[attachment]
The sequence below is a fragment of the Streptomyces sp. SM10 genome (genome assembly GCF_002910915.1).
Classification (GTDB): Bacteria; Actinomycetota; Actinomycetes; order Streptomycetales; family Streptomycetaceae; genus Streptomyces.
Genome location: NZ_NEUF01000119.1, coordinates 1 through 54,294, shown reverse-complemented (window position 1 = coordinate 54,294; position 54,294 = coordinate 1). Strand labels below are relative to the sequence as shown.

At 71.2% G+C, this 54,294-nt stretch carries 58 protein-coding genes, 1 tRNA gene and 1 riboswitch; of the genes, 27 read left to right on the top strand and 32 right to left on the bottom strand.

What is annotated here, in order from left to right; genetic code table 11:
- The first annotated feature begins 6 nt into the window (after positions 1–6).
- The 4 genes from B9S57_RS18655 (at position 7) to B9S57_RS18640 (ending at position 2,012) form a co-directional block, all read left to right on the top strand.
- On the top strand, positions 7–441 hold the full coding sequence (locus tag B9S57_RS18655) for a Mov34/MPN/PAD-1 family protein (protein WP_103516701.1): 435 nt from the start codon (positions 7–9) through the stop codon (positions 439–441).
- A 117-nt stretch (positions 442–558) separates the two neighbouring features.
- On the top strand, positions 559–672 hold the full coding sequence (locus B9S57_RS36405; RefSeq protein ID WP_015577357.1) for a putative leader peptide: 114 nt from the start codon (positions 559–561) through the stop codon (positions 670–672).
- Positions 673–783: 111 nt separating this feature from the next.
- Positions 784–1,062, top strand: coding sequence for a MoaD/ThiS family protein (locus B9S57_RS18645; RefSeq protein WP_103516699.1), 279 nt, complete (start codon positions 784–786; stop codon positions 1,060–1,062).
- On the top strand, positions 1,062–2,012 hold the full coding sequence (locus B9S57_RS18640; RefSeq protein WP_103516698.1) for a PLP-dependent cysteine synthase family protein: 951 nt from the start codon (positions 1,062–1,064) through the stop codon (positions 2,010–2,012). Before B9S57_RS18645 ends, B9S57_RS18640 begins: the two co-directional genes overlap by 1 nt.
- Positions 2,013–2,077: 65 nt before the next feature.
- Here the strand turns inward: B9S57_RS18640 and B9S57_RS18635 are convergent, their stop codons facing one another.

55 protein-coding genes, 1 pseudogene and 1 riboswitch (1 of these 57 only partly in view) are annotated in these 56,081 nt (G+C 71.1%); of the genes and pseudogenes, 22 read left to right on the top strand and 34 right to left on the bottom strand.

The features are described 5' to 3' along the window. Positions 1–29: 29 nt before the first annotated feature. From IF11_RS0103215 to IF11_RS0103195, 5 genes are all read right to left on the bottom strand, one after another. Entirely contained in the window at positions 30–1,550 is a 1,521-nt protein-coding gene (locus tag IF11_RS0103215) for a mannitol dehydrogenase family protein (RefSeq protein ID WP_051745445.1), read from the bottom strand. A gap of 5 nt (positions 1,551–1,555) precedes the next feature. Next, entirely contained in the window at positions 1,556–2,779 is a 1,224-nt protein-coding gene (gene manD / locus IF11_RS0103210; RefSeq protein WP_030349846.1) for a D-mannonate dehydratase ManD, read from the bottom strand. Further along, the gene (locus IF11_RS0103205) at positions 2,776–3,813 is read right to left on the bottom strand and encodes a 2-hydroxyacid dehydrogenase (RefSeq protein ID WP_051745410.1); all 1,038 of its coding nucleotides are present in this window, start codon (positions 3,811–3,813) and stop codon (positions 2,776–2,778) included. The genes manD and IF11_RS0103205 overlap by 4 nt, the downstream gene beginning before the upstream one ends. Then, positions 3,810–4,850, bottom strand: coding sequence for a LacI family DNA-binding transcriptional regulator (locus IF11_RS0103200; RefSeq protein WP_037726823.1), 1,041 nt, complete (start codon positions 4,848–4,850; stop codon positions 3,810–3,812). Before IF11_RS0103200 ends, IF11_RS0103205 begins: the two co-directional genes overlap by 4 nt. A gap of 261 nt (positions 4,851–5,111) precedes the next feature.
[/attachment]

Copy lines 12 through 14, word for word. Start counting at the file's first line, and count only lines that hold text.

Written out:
- Positions 784–1,062, top strand: coding sequence for a MoaD/ThiS family protein (locus B9S57_RS18645; RefSeq protein WP_103516699.1), 279 nt, complete (start codon positions 784–786; stop codon positions 1,060–1,062).
- On the top strand, positions 1,062–2,012 hold the full coding sequence (locus B9S57_RS18640; RefSeq protein WP_103516698.1) for a PLP-dependent cysteine synthase family protein: 951 nt from the start codon (positions 1,062–1,064) through the stop codon (positions 2,010–2,012). Before B9S57_RS18645 ends, B9S57_RS18640 begins: the two co-directional genes overlap by 1 nt.
- Positions 2,013–2,077: 65 nt before the next feature.